Scientists have identified the brain cells that create the sensation of hunger.
Adam Rifkin stashed this in Brain
Resarchers from Harvard Medical School and Edinburgh University found that a brain circuit known as melanoncortin 4 receptor-regulated (MC4R) is the set of cells which controls the desire to eat.
By switching off the cells in a group of mice, the scientists increased hunger, while switching them on stopped the hunger pangs.
"Our results show that the artificial activation of this particular brain circuit is pleasurable and can reduce feeding in mice, essentially resulting in the same outcome as dieting but without the chronic feeling of hunger," explained the study's co-senior author Bradford Low, a professor of medicine at Harvard Medical School and an investigator at the Beth Israel Deaconess Medical Center for Nutrition and Metabolism.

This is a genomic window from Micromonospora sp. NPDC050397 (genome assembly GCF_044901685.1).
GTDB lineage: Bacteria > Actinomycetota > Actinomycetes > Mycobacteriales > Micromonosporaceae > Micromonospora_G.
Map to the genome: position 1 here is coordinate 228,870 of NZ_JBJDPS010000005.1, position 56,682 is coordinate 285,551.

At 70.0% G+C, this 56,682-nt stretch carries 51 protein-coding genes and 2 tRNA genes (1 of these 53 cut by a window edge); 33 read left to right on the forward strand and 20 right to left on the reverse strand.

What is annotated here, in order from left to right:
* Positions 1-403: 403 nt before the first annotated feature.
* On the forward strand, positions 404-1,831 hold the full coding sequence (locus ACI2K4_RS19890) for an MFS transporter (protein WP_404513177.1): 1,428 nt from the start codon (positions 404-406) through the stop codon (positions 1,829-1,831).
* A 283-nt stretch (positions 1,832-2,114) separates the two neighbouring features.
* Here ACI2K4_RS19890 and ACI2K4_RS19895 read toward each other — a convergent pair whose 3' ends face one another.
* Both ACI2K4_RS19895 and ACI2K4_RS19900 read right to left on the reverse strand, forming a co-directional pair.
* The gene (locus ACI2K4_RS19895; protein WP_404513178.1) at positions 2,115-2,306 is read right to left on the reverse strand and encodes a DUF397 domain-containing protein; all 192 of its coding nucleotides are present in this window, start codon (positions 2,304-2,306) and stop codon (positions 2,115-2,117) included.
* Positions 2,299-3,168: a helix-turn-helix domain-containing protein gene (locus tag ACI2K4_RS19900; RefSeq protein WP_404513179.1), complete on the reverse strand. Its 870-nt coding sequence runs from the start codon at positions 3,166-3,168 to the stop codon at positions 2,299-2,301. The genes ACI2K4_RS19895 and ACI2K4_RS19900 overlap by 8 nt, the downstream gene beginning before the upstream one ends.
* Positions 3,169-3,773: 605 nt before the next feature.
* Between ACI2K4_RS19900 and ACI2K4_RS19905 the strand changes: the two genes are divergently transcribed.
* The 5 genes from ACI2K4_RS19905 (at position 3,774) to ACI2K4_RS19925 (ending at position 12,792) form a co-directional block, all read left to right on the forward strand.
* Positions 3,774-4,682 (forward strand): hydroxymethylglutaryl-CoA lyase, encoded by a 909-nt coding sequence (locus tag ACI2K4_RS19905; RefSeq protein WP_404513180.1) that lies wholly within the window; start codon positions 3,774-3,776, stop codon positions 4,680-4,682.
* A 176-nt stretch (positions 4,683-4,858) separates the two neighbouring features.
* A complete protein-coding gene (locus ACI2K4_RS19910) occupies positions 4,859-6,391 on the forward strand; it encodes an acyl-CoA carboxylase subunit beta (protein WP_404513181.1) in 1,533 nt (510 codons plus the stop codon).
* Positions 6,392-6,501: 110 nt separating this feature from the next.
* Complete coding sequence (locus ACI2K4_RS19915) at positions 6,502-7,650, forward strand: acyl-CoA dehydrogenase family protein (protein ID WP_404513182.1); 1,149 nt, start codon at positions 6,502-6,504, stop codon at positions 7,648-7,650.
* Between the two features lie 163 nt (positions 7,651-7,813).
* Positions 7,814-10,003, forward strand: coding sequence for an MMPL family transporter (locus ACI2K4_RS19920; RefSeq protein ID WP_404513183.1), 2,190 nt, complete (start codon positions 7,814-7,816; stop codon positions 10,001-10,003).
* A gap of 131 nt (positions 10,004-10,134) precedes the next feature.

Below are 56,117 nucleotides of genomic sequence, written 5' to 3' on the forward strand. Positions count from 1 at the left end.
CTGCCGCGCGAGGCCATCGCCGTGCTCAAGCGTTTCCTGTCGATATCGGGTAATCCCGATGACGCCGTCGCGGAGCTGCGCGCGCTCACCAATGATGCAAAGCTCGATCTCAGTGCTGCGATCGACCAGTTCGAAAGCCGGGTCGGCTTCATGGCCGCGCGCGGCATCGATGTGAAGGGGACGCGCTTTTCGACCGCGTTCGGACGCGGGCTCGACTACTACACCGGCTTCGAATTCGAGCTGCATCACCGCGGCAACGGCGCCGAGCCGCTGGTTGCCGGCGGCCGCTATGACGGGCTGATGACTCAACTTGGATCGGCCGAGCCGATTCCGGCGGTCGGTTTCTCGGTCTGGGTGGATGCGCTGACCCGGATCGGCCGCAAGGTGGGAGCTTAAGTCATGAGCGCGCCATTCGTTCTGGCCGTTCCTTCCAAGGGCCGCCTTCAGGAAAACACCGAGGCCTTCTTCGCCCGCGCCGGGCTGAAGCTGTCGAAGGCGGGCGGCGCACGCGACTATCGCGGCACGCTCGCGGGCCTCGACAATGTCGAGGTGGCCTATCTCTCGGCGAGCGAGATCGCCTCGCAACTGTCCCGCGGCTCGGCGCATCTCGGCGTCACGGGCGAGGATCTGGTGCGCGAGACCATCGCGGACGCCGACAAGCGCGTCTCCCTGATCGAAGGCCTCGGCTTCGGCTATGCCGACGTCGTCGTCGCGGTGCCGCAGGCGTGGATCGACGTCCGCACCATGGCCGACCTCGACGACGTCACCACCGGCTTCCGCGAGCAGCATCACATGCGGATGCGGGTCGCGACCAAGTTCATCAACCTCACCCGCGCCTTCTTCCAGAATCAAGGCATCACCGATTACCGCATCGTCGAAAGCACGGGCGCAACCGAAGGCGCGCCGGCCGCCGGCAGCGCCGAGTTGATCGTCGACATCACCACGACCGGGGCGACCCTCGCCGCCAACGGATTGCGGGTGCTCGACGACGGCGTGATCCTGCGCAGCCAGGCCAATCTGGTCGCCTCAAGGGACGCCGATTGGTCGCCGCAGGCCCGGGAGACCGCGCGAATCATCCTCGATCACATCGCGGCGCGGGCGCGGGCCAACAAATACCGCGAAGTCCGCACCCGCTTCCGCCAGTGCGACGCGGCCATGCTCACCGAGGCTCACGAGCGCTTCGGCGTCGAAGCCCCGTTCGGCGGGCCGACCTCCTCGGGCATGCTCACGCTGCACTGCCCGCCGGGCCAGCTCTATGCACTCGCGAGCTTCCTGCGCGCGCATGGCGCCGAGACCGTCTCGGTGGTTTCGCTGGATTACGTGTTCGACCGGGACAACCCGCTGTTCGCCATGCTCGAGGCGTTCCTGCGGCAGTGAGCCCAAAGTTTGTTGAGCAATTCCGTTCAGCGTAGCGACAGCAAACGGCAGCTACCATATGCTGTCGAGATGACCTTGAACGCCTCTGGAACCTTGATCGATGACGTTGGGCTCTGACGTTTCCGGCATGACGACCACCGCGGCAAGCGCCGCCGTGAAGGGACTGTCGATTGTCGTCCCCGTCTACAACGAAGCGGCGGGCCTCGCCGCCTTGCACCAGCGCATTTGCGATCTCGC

The scientists managed to activate and switch off the brain cells by exposing the mice to blue laser light, via an optical fibre that was implanted in the animals' brains.
The paper was published in the journal Nature Neuroscience.